A serendipitous discovery may rewrite a big chunk of Earth’s history. It’s potentially the world’s oldest terrestrial fossil — and if this is the case, it may have played an important role in an event called the Snowball Earth.
Some 650 million years ago, the Earth was a very different place. It’s not just that the continents were in different positions and almost all of the Earth’s life was concentrated in the oceans, but the earth itself was different — it was frozen.
It wasn’t just a thin layer or a few moving glaciers, the oceans were sealed away from the Sun by more than a kilometer (0.6 miles) of solid ice. We know this thanks to geological evidence of big glaciers around the equator — and if the equator had big glaciers, so too did the rest of the world. Then, almost in no time (‘no time’ from a geological standpoint), our world began to thaw.
The reasons why this Snowball Earth ended are even less clear than the reasons why it started, but whatever the case was, this allowed life to thrive on land for the first time. Some researchers have suspected that fungi were among the first creatures to colonize the newly-thawed environment, but finding evidence has proven almost impossible.
Much of what we know about ancient life comes from fossils, but since mushrooms’ soft tissues rarely fossilize, it’s been hard to learn anything about their early history. This is where the new discovery comes in: an international team of scientists in South China has discovered what appears to be fungi fossils in a rock dating 635 million years ago.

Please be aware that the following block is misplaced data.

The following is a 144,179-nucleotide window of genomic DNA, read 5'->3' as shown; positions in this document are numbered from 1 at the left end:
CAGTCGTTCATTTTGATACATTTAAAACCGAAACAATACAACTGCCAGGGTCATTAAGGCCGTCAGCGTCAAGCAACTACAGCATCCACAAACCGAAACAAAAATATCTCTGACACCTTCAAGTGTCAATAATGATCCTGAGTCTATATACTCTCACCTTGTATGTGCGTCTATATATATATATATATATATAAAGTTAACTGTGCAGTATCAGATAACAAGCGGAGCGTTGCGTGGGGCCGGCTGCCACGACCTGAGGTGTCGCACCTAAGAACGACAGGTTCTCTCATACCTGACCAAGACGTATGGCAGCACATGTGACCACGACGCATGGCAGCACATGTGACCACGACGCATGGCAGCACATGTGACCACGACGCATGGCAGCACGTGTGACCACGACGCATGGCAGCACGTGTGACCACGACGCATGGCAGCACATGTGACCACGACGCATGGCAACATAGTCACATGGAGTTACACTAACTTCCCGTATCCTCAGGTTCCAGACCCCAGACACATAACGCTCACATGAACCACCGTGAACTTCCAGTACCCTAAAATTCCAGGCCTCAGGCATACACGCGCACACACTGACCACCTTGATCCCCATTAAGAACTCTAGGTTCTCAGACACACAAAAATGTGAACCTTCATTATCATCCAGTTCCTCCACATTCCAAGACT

It’s not the first time such a fossil has popped up. In the past two years alone, the early history of fungi was given a complete makeover.
In 2019, scientists reported the discovery of a fungus-like fossil in Canada. The microscopic fossil was found in an estuary and was dated to 1 billion years ago. This would put fungus evolution before that of plants. In 2020, another study dated other microscopic fungus fossils to between 715 and 810 million years ago. For comparison, the first dinosaurs emerged around 230 million years ago.
Now, a new study adds more weight to the idea of early fungal evolution.
“It was an accidental discovery,” said Gan. “At that moment, we realized that this could be the fossil that scientists have been looking for a long time. If our interpretation is correct, it will be helpful for understanding the paleoclimate change and early life evolution,” said Tian Gan, a visiting Ph.D. student in the Xiao Lab at Virginia Tech, led by Shuhai Xiao.
Of course, serendipity can only get you so far. Xiao and Gan know exactly which rocks have the best odds of offering interesting microfossils, but even so, there’s a big element of chance to it. So when they looked at one particular rock and found fossilized, thread-like filaments (a trademark of fungi), they were thrilled.
There is still some controversy about whether these are indeed fungi and not something else (as with the previous studies), but thorough microscopic analysis seems to suggest this is likely the case. The filaments are definitely organic in nature, and while bacteria can also produce this type of filament, they are much more consistent with fungi than bacteria.
This would put fungi at a turning point in the evolution of life on Earth. Fungi do a lot of unglamorous tasks, breaking down both minerals and organic matter. They play an important role now, by recycling nutrients into the ecosystem, and they would have done the same thing 635 million years ago, potentially paving the way for plants and animals to move in.
“The question used to be: ‘Were there fungi in the terrestrial realm before the rise of terrestrial plants’,” explains Xiao. “And I think our study suggests yes.”